A couple of weekends ago, we had an odd experience with the restaurant that’s become our favourite for fine dining and that’s within easy driving distance, O Moulin in Carsac. We had checked out its take-out menu online, and liked the look of it. So on a Wednesday evening Jan telephoned the restaurant and left a message on voicemail for a Sunday pick-up.
There was no reply, so she phoned again on Thursday, and reached the chef directly. He reported that he had received our message, and was very sorry, but they were completely booked. But it’s takeout! How could they be fully booked?
The answer, I suppose, is that the chef had ordered a certain number of ingredients, and couldn’t add more. Oh well — I roasted a leg of lamb instead.
This past Sunday, however, we struck take-out gold, and were just delighted with what we received — three courses for just 23 euros per person. Here’s a look at our meal, starting with the entrée.
On O Moulin’s online menu, this was called “Tataki de truite de Borrèze, crémeux de choux fleur au wasabi.” Or, as you might call it, “Tataki of Borrèze trout, with a cauliflower cream flavoured with wasabi.” This was delicious, the fish incredibly moist and delicate. Here’s my serving:
To explain a bit, tataki is a Japanese word for a style of cooking, in which fish (salmon, for instance) is cooked at very high heat for a very short time, so that the result is a delicate dish that seems to be either poached very briefly, or marinated (like a ceviche). The interior of the fish is, basically, raw. One salmon tataki recipe I consulted said to plunge pieces of salmon into boiling water for just one minute (!), and then to cool them in ice water.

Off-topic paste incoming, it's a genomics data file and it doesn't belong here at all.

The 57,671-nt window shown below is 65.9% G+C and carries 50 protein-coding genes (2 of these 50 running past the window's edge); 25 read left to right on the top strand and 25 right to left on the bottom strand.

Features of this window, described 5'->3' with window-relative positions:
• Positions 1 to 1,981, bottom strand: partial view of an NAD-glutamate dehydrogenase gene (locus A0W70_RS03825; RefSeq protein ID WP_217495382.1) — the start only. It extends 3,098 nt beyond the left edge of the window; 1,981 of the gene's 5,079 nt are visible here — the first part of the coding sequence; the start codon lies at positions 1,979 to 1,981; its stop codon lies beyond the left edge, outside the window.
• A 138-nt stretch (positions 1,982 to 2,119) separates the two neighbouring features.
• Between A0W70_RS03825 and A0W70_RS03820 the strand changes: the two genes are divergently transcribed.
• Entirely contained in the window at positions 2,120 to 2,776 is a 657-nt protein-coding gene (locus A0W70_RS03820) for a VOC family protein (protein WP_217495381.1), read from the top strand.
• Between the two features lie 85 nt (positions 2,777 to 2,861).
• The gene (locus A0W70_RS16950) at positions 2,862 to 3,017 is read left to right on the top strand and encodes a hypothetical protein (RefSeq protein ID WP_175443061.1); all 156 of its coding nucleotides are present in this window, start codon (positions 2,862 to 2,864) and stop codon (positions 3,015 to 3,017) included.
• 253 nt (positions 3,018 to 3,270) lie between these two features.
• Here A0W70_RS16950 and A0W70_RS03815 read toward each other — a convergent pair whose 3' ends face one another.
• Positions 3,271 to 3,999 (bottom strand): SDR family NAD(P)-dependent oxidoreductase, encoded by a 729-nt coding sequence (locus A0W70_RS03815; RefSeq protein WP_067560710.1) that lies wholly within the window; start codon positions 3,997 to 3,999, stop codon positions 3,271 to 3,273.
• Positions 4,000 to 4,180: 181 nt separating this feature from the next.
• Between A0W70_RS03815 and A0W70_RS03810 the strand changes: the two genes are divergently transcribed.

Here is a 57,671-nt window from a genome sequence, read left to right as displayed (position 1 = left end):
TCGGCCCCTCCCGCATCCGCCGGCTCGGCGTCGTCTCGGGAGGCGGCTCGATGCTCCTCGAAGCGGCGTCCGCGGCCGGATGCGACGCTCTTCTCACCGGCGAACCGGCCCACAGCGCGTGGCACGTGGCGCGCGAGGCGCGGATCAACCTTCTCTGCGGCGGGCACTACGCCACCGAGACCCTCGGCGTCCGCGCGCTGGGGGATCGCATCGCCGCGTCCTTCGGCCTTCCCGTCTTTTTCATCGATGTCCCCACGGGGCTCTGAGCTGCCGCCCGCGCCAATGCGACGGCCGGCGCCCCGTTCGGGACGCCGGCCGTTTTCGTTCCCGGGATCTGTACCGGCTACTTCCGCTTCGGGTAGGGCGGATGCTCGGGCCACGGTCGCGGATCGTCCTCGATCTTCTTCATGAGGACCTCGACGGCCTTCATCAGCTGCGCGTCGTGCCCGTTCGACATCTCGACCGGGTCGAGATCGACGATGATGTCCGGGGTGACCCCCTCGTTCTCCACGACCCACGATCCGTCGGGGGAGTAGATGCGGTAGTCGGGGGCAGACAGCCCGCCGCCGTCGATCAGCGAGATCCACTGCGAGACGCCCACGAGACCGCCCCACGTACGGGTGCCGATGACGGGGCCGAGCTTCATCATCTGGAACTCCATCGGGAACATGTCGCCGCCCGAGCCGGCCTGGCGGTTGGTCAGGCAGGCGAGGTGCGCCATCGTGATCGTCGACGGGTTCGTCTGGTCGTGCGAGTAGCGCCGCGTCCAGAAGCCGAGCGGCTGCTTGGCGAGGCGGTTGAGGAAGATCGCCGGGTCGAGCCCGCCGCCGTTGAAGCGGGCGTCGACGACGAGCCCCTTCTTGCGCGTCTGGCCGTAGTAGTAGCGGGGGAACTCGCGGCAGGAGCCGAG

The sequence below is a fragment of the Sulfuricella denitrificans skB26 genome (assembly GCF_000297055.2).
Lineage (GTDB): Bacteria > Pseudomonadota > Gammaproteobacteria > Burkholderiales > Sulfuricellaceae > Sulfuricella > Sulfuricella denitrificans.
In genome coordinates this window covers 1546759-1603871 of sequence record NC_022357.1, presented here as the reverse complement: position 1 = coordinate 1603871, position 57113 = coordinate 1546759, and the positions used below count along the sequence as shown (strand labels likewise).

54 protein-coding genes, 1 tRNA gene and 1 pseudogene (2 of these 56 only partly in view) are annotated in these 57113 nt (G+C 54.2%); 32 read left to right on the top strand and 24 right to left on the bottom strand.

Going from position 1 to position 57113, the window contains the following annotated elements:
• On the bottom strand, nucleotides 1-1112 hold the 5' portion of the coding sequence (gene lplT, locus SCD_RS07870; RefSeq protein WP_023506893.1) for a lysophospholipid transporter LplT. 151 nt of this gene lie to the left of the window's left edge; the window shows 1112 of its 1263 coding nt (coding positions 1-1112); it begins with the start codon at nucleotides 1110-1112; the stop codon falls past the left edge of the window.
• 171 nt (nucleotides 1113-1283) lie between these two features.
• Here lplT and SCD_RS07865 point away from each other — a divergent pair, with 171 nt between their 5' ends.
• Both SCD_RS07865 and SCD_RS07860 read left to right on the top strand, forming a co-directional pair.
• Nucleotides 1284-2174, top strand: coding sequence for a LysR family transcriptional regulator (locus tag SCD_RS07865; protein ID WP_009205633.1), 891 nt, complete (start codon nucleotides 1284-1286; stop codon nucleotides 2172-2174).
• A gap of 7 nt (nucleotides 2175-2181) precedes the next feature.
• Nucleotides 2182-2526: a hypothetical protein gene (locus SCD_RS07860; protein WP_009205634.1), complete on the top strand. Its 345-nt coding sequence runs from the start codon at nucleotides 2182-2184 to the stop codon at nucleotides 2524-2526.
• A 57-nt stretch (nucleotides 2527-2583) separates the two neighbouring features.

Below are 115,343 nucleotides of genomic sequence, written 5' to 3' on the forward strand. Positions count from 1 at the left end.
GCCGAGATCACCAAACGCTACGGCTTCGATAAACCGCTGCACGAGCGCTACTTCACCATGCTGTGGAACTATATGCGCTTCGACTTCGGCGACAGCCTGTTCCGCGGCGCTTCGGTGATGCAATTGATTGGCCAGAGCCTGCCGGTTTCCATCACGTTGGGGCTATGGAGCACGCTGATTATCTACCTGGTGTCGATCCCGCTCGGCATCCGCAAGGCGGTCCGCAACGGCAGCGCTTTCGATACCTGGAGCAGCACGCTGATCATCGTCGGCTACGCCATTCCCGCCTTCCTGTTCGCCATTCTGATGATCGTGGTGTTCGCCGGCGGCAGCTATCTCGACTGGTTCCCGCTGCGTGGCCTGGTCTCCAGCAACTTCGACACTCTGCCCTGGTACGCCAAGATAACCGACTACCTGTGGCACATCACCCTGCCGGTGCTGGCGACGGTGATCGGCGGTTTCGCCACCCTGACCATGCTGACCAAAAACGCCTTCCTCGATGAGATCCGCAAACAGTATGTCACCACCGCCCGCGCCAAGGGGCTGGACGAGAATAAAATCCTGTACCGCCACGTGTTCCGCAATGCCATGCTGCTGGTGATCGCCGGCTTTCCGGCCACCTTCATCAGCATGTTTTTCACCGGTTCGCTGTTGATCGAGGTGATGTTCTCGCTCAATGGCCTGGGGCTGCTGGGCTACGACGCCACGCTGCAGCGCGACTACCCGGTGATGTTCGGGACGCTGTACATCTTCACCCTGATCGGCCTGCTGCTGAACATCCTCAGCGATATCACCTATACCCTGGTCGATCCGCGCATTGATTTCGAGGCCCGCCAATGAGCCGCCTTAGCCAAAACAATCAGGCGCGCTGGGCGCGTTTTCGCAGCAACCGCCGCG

And in case you were wondering, Borrèze refers to a small river of the same name that flows through the village of (you guessed it) Borrèze, not far from Daglan.
Next came our plat principal — a braised quail, cooked “in the spirit of a tajine,” with semoule (a grain product, that I would describe as couscous) and vegetables flavoured like a North African dish. Again, it was just delicious.
The final touch was a mousse of mango, served on a sablé breton (a crisp, thick cookie that seemed to me as if it were flavoured with orange); on top were shavings of fresh mango as well as whipped cream. Here is my dish:
To us, it seems remarkable that we had all this enjoyment for just 23 euros each. And now we’re thinking that we’ll be ordering the O Moulin take-out menu for our Christmas Day lunch.
A truffle follow-up. Just recently, I wrote about a rather large black truffle that Jan bought (for 75 euros) at Daglan’s weekly truffle market on Sunday. Afterwards, she cut the black beauty into four parts, wrapped three of them in aluminum foil and put them in the freezer, and shaved the remaining truffle to sprinkle over and through a dish she made with pasta and sausage. Here’s how it turned out: